Grammar and Christianity in the Late Roman World
Catherine M. Chin
280 pages | 6 x 9
Cloth 2007 | ISBN 978-0-8122-4035-1 | $69.95s | £45.50 | Add to cart
Ebook 2011 | ISBN 978-0-8122-0157-4 | $69.95s | £45.50 | About | Add to cart
A volume in the Divinations: Rereading Late Ancient Religion series
"Breathtaking both in the scope of its intellectual ambition and in its actual accomplishment. . . . Classicists, students of Christianity, and anyone remotely interested in the formation of the 'Western' tradition in art and literature will find in this study a sobering reminder of the importance of late antiquity and Christian culture in the creation of what everyone now refers to as the classical past."—Richard Lim, Smith College
Between the years 350 and 500 a large body of Latin artes grammaticae emerged, educational texts outlining the study of Latin grammar and attempting a systematic discussion of correct Latin usage. These texts—the most complete of which are attributed to Donatus, Charisius, Servius, Diomedes, Pompeius, and Priscian—have long been studied as documents in the history of linguistic theory and literary scholarship. In Grammar and Christianity in the Late Roman World, Catherine Chin instead finds within them an opportunity to probe the connections between religious ideology and literary culture in the later Roman Empire.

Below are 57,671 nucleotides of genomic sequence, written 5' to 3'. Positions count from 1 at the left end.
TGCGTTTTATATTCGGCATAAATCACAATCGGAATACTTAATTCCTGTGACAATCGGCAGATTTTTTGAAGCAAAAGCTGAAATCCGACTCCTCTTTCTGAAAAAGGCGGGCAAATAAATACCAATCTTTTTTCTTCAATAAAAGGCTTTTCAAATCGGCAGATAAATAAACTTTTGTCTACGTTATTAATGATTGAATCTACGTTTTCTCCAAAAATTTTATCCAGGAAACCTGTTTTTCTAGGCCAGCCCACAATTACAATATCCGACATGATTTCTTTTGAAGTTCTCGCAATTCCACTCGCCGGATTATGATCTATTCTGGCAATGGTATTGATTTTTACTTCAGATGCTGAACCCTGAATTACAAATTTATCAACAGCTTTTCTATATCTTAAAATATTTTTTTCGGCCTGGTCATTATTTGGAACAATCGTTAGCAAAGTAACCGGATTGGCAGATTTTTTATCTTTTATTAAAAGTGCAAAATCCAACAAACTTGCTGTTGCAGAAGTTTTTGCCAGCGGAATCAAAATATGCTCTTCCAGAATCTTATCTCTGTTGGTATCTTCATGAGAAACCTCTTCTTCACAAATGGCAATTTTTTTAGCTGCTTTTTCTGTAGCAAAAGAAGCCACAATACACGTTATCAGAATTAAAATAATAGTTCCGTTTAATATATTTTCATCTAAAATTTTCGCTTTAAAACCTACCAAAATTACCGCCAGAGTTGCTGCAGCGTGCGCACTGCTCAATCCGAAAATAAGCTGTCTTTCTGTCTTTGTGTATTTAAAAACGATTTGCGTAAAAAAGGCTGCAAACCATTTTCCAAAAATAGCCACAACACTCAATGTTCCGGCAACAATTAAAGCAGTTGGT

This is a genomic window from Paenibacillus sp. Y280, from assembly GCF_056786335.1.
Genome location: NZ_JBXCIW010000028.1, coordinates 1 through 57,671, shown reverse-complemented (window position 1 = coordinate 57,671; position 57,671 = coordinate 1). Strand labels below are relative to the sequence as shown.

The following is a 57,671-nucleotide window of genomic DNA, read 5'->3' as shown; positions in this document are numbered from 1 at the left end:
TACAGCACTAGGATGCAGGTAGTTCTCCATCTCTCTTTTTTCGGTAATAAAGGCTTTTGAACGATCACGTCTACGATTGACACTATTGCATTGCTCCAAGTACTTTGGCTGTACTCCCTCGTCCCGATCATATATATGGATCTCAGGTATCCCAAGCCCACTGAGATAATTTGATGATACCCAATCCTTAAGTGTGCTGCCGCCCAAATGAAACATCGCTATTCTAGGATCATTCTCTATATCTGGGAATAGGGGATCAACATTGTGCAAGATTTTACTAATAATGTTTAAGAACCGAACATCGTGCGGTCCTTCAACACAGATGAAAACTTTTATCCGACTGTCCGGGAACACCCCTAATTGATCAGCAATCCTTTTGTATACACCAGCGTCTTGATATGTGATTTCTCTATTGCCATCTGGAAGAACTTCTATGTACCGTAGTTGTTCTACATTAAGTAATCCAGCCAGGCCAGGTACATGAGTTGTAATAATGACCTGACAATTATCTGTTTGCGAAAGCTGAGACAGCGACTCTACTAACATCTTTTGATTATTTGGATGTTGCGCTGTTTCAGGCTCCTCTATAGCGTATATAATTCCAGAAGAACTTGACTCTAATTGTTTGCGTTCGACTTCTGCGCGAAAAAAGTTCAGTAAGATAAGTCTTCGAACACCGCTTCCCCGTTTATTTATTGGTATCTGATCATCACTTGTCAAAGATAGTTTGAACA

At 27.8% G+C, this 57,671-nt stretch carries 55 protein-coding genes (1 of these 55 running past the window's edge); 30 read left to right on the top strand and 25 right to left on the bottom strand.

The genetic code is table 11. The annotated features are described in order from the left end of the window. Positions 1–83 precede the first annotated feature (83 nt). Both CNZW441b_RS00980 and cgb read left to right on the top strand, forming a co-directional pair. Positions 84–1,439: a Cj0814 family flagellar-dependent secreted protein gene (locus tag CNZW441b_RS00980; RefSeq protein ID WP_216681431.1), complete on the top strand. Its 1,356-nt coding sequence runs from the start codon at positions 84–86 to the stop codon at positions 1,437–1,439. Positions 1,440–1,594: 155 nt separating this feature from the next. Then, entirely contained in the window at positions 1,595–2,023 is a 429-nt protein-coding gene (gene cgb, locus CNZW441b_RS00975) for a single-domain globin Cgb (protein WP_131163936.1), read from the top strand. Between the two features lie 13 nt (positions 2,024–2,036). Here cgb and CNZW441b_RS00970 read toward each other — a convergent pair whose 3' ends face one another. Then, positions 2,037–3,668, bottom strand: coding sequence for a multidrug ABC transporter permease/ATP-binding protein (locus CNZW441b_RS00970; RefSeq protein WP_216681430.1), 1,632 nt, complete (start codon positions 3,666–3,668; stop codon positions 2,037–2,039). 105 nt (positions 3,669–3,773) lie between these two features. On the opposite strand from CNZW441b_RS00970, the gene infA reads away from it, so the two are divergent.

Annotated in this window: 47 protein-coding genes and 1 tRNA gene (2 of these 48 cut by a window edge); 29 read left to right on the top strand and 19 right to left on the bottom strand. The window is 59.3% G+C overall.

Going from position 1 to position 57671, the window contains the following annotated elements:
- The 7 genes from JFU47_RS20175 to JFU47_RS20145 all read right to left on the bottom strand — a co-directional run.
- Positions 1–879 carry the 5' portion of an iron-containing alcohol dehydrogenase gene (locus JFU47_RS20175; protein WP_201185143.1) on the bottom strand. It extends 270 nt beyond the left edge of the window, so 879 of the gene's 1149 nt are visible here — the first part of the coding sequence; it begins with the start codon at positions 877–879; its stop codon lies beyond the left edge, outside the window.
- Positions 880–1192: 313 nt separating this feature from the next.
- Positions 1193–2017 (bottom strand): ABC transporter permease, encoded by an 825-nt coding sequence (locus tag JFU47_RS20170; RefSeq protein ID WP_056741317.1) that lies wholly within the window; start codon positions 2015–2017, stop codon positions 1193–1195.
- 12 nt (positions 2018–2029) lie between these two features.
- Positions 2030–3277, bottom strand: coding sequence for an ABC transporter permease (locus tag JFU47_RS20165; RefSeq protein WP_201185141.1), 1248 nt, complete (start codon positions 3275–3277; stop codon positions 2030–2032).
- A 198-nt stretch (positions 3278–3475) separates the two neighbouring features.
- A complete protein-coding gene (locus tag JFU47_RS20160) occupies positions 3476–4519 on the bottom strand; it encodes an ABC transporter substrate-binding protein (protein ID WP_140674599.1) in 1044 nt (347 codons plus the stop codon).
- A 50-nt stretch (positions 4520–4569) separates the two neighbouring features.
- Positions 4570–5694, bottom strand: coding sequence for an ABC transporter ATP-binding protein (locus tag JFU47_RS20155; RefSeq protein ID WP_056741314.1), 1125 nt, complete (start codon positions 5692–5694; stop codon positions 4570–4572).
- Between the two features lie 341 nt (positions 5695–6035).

To Chin, the production and use of these texts played a decisive role both in the construction of a pre-Christian classical culture and in the construction of Christianity as a religious entity bound to a religious text. In exploring themes of utopian writing, pedagogical violence, and the narration of the self, the book describes the multiple ways literary education contributed to the idea that the Roman Empire and its inhabitants were capable of converting from one culture to another, from classical to Christian. The study thus reexamines the tensions between these two idealized cultures in antiquity by suggesting that, on a literary level, they were produced simultaneously through reading and writing techniques that were common across the empire.
In bringing together and reevaluating fundamental topics from the fields of religious studies, classics, education, and literary criticism, Grammar and Christianity in the Late Roman World offers readers from these disciplines the opportunity to reconsider the basic conditions under which religions and cultures interact.
Catherine M. Chin teaches in the Religious Studies program at the University of California, Davis.